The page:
Individuals who are lesbian, gay, bisexual or transgender (LGBT) are less likely to have health insurance compared to the non-LGBT population, according to a new Gallup survey.
Although the Affordable Care Act helps the LGBT community obtain health coverage by prohibiting discrimination against consumers with pre-existing conditions and removing payment caps, the rate of uninsured LGBT decreased slightly from 24 percent to 17 percent since the health insurance exchange open enrollment period. The slight drop also comes despite the federal government requiring most exchange plans to cover same-sex spouses.
That uninsured rate is still higher than rates for non-LGBT adults, which fell from 17 percent to 13 percent, Gallup found.
The "data suggest that LGBT adults experience hurdles in accessing health insurance and resources," Gallup said. "Compared with their straight counterparts, bisexual adults, both men and women, and lesbians were less likely to report a usual place to go for medical care and more likely to report not seeking needed medical care because they could not afford it."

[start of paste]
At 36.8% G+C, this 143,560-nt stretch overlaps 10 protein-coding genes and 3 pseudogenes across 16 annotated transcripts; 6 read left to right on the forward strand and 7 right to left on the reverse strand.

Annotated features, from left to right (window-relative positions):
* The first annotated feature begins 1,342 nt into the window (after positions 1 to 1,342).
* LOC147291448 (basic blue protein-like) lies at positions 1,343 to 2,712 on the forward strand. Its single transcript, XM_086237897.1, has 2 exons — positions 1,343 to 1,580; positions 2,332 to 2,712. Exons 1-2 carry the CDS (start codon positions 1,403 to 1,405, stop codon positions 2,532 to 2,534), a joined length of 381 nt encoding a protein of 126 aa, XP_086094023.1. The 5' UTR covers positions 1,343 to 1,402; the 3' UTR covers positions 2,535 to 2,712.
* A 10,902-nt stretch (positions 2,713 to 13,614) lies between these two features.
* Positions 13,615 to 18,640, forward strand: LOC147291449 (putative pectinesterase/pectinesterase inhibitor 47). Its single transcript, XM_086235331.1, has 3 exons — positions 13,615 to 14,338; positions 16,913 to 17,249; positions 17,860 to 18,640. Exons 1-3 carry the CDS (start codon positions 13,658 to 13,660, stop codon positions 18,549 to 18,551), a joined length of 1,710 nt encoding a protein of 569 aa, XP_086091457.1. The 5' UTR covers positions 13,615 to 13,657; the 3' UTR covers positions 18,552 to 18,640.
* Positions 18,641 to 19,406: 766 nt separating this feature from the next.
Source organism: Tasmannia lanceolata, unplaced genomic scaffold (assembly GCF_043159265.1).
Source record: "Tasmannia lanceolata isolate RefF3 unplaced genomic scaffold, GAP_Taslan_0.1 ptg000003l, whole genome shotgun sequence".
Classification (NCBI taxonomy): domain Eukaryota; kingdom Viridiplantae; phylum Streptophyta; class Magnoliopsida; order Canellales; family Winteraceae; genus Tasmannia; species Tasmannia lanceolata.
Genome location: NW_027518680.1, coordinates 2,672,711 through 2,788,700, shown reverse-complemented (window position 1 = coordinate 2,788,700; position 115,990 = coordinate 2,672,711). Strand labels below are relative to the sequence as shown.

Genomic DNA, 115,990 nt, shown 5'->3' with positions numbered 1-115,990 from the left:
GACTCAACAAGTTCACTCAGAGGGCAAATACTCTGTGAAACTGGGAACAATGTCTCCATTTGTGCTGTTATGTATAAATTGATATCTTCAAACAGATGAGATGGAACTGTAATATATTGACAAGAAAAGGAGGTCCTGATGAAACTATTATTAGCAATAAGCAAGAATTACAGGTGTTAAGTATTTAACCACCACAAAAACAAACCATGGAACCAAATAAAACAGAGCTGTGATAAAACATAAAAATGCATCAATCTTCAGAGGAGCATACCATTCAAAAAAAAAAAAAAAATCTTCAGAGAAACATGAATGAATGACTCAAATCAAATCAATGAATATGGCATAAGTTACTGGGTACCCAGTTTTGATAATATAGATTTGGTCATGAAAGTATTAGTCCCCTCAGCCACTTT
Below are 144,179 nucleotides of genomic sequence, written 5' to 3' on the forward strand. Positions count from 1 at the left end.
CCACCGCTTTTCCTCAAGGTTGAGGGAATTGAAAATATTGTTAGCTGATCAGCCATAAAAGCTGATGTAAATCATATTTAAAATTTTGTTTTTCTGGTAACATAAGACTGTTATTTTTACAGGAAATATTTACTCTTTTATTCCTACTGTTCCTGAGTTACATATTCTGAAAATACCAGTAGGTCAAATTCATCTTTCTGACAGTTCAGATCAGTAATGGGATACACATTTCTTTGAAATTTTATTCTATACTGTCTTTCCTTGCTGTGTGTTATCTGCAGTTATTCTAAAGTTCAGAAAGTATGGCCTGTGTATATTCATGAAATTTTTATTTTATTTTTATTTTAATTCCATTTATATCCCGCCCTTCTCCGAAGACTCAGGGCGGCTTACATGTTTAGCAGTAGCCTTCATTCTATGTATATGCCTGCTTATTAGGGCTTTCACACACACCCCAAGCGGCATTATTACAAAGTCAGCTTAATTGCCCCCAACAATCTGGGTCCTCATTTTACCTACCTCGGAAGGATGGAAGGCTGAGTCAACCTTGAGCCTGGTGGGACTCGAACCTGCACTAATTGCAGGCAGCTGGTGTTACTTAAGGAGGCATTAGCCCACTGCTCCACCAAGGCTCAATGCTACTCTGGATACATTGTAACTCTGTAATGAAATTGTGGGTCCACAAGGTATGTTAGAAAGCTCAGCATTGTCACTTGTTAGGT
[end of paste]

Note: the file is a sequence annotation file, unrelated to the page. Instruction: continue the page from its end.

Gallup suggested that one reason the LGBT community is less insured is that they're "significantly more likely" to say they lack enough money for their medical needs at least once in the past year. For example, 25 percent of LGBT adults said they didn't have enough money in at least one case, while just 17 percent of non-LGBT individuals said the same thing.
"Understanding the 'why' is crucial information to assist policymakers and health advocates in the development of policies and programs designed to reduce health and well-being disparities associated with LGBT status," Gallup added.
To learn more:
- here's the Gallup survey